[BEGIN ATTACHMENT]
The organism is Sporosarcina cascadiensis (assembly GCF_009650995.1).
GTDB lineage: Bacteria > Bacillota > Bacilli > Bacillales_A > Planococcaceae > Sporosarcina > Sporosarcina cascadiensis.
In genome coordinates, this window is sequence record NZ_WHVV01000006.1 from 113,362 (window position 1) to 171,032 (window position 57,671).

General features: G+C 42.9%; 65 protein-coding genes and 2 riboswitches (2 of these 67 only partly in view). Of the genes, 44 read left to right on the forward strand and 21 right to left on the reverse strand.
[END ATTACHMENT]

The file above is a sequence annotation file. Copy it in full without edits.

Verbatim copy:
The organism is Sporosarcina cascadiensis (assembly GCF_009650995.1).
GTDB lineage: Bacteria > Bacillota > Bacilli > Bacillales_A > Planococcaceae > Sporosarcina > Sporosarcina cascadiensis.
In genome coordinates, this window is sequence record NZ_WHVV01000006.1 from 113,362 (window position 1) to 171,032 (window position 57,671).

General features: G+C 42.9%; 65 protein-coding genes and 2 riboswitches (2 of these 67 only partly in view). Of the genes, 44 read left to right on the forward strand and 21 right to left on the reverse strand.